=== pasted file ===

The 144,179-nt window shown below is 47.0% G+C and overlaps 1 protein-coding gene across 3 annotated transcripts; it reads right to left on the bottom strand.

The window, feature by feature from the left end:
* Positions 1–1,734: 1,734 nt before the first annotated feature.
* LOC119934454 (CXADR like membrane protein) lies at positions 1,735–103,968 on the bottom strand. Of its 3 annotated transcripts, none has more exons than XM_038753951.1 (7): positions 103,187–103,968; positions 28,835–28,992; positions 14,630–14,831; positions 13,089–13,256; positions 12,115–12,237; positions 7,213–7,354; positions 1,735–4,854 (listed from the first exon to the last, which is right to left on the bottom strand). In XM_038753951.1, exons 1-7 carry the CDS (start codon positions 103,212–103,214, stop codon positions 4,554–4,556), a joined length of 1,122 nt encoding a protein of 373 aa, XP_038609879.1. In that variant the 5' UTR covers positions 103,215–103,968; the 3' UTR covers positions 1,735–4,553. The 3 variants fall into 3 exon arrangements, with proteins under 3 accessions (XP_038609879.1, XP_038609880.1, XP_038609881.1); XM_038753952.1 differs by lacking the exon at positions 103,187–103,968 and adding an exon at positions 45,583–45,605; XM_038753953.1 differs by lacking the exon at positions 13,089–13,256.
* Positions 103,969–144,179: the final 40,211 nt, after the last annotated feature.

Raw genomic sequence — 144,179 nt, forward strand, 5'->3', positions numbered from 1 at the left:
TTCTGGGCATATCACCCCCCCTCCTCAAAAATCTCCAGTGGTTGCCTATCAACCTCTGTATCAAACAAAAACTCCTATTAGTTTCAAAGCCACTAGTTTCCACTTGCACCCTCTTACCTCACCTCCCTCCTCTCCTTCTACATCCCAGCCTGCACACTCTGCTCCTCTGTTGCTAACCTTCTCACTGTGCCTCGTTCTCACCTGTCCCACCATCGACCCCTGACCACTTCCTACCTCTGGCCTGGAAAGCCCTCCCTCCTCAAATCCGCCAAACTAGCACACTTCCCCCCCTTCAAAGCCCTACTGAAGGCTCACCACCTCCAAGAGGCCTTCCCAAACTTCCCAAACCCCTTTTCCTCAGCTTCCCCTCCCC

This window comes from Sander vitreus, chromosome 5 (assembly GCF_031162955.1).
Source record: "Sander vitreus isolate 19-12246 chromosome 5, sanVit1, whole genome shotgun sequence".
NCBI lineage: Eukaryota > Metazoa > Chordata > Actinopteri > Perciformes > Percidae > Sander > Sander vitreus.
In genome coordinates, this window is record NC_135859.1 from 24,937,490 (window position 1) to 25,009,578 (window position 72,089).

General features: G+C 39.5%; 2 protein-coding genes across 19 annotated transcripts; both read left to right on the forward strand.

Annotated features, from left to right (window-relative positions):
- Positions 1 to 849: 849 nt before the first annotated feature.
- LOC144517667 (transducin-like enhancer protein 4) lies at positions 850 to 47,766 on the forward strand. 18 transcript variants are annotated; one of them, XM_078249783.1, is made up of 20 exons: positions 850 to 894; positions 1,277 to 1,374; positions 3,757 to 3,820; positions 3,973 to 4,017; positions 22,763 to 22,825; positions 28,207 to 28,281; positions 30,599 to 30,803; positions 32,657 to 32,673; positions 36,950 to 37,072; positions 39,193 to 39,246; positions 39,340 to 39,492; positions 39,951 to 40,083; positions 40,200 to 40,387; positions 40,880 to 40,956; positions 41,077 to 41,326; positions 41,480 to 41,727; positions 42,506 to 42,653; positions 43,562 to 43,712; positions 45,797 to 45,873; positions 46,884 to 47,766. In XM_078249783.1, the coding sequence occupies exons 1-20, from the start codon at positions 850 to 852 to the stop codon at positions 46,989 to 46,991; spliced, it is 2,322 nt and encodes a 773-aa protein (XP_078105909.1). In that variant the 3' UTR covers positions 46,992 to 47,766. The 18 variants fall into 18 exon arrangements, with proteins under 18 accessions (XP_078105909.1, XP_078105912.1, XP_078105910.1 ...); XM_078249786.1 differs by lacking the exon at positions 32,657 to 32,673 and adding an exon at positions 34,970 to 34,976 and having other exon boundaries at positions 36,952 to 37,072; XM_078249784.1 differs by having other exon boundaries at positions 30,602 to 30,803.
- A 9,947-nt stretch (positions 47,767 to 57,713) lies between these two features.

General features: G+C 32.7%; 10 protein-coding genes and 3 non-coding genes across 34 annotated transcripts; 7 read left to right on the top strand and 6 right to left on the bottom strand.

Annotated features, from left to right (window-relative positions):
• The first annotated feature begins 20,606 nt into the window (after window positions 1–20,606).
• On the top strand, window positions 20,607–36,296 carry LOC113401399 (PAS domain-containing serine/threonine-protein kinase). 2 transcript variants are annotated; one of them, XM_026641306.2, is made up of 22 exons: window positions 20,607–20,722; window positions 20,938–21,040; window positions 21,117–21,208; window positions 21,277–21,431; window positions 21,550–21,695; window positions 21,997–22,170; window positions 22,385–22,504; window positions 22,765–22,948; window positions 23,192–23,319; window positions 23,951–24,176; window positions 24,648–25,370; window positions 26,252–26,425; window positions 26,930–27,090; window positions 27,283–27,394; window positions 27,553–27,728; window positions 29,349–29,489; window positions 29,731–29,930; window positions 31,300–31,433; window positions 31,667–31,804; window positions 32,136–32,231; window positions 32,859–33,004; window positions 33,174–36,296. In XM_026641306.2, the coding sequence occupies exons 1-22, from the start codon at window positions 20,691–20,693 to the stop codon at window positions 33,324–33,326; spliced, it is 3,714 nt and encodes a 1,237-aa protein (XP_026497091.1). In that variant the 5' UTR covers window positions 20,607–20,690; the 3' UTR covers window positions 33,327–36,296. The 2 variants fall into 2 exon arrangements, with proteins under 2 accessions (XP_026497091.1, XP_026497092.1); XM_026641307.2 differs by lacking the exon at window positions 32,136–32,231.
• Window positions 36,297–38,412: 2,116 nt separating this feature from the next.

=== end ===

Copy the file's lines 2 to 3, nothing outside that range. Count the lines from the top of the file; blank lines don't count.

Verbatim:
The window, feature by feature from the left end:
* Positions 1–1,734: 1,734 nt before the first annotated feature.